Olivia credits the School of International Service NRSD program for providing her with the opportunity to better understand environmental issues from the perspectives of both the global north and global south. “A year of study in Latin America helped to strengthen my focus in the region, leading me to Brazil, and the fantastic support I received from faculty members, both in SIS and at the University for Peace, made this project possible.”
After her research abroad, Olivia plans to use the skills acquired from both in her master’s research and Boren Fellowship to continue to work internationally, either with a conservation NGO or as a career Foreign Service Officer.
As a Boren Fellow, Sierra will go to the West Bank area of Israel/Palestine to study Arabic and the role of water in regional conflict and peacebuilding. Sierra believes that a better U.S. understanding of current infrastructural development in Palesinian communities could provide far-reaching security benefits. "It is vital that the world of international politics become more intersectional. Conflict and governance have drastically different impacts if you look through lenses of class, gender, and ethnicity, and an environmental perspective needs to be one more lens that we integrate. Without it we cannot hope to come to an authentic understanding of what is occurring and why."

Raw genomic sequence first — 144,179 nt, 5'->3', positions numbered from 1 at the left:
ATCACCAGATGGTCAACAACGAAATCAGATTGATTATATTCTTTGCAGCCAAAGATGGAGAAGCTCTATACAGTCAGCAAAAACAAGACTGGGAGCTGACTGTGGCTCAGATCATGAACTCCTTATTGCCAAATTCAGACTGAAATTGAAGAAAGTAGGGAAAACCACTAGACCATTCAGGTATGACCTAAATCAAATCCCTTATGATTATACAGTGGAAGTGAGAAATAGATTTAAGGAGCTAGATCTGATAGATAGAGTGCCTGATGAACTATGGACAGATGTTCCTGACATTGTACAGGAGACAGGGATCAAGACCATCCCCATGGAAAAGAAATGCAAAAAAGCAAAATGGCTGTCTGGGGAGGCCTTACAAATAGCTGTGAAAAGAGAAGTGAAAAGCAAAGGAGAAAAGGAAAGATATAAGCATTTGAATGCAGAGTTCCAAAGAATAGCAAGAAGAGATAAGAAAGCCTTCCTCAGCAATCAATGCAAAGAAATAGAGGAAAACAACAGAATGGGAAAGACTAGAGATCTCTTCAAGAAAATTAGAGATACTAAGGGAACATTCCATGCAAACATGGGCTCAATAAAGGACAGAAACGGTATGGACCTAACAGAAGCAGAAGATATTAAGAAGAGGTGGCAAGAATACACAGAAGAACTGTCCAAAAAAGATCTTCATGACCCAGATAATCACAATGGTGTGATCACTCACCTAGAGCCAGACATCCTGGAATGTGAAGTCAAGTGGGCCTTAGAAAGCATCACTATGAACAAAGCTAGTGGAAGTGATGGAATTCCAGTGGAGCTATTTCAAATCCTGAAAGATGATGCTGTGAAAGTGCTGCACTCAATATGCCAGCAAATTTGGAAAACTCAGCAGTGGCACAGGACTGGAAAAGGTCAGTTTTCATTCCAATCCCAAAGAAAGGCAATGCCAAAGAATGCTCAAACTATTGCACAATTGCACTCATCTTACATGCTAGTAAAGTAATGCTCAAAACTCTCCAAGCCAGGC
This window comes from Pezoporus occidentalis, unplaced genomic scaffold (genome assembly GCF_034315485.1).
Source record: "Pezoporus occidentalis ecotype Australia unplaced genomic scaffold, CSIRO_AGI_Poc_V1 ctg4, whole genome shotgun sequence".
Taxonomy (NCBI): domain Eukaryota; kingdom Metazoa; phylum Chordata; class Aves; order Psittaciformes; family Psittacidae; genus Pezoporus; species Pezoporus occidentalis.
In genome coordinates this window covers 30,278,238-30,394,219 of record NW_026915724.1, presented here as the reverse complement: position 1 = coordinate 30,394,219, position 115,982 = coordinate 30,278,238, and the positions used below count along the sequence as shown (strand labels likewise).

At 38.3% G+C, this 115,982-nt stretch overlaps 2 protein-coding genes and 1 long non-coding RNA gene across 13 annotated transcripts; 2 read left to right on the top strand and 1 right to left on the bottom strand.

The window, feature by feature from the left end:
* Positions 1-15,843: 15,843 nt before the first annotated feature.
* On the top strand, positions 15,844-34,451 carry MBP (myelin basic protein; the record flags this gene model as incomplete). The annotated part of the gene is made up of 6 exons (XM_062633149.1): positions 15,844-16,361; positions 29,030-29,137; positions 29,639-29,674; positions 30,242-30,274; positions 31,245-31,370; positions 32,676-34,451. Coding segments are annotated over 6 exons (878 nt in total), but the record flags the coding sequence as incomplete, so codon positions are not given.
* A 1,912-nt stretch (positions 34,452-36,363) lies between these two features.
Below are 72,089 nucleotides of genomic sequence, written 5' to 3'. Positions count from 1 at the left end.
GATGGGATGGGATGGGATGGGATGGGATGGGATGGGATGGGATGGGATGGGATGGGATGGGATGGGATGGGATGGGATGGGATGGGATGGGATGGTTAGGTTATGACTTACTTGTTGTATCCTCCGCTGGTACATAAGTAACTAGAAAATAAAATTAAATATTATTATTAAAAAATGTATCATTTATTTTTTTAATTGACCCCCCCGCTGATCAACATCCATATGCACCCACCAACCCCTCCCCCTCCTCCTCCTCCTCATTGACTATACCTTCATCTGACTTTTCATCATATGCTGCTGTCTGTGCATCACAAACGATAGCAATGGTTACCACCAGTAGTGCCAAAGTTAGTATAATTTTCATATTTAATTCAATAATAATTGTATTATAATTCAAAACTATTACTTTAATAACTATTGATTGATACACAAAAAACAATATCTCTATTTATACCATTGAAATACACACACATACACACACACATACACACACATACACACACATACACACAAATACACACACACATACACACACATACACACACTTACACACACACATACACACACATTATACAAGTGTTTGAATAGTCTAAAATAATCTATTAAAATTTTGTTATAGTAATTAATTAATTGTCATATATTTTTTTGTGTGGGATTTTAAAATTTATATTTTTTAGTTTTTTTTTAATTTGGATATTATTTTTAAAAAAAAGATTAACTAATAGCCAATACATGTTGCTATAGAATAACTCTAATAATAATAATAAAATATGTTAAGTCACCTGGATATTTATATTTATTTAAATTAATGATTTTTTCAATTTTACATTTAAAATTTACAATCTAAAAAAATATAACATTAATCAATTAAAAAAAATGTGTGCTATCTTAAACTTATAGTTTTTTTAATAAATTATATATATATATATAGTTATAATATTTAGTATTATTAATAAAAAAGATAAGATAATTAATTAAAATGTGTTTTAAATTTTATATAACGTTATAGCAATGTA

Sierra credits the NRSD program for helping her develop an understanding of the role environmental and natural resources play within the international political economy. After her fellowship, she hopes to work within the Middle East regional programs at the EPA. Her "overarching goal," she says, "is to write about issues that connect to international political economy, especially when it comes to the Middle East, hopefully influencing policy in a more and more just direction."
With the Boren Fellowship, Jes will study Hindi domestically during the summer, and in Rajasthan, India during the fall semester. Following her studies, she will culminate her fellowship with a six month internship in Navdanya. There, Jes will conduct research in cooperation with local seed sovereignty advocates, as well as learn from alternative agriculture movements.
Jes explains that her research holds important implications since, “the global food system is built on the backs of small-scale farmers, who are increasingly marginalized by powerful transnational corporations, and international patent laws”.
Jes says that the School of International Service helped prepare her for her winning fellowship. Through the GEP program she says that she was able to be exposed to the implications of US policy on international agriculture in one class, while learning how to write project proposals in another.
In the future, Jes aspires to be working internationally with a variety of agriculture communities promoting ecoagricultural methods, and work to oppose policies that undervalue and undercut family farms.